Climate change and economic concerns have motivated intense interest in the development of renewable energy sources, including fuels derived from plant biomass. However, the specter of massive biofuel production has raised other worries, specifically that by displacing food production it will lead to higher food prices, increased incidence of famine, and acceleration of undesirable land use change. One proposed solution is to increase the annual net primary productivity of the existing agricultural land base, so that it can sustainably produce both food and biofuel feedstocks. This might be possible in corn and soybean production regions through the use of winter cover crops, but the biophysical feasibility of this has not been systematically explored. We developed a model for this purpose that simulates the potential biomass production and water use of winter rye in continuous corn and corn-soybean rotations. The input data requirements represent an attempt to balance the demands of a physically and physiologically defensible simulation with the need for broad applicability in space and time. The necessary meteorological data are obtainable from standard agricultural weather stations, and the required management data are simply planting dates and harvest dates for corn and soybeans. Physiological parameters for rye were taken from the literature, supplemented by experimental data specifically collected for this project. The model was run for a number of growing seasons for 8 locations across the Midwestern USA. Results indicate potential rye biomass production of 1-8 Mg ha-1, with the lowest yields at the more northern sites, where both PAR and degree-days are limited in the interval between fall corn harvest and spring corn or soybean planting. At all sites rye yields are substantially greater when the following crop is soybean rather than corn, since soybean is planted later. Not surprisingly, soil moisture depletion is most likely in years and sites where rye biomass production is greatest. Consistent production of both food and biomass from corn/winter rye/soybean systems will probably require irrigation in many areas and additional N fertilizer, creating possible environmental concerns. Rye growth limitations in the northern portion of the corn belt may be partially mitigated with aerial seeding of rye into standing corn.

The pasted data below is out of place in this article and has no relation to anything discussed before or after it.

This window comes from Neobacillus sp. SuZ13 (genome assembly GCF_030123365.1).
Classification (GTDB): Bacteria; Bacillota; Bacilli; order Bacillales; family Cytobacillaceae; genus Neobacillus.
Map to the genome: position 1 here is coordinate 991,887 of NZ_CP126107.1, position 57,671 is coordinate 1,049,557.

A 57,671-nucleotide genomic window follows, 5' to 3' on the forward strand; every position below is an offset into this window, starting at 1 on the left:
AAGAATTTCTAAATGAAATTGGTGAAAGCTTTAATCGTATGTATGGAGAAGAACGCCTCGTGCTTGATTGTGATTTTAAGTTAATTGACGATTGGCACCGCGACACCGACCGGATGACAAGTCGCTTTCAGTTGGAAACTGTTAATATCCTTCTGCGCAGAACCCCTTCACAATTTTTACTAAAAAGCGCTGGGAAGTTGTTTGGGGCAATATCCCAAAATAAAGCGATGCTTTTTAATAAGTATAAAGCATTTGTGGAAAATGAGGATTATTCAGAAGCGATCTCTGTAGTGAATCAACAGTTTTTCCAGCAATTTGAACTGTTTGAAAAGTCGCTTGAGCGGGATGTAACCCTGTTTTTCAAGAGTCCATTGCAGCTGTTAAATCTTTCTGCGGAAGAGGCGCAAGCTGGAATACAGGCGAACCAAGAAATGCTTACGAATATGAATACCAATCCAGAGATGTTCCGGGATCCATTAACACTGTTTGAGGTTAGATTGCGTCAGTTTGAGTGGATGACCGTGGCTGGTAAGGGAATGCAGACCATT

Bibliographical noteFunding Information:
Support for this project was provided by the USDA-ARS Renewable Energy Assessment Project (REAP) and the Office of Science (B.E.R.), U.S. Department of Energy, grant DE-FG02-03ER63684.
- Cover crops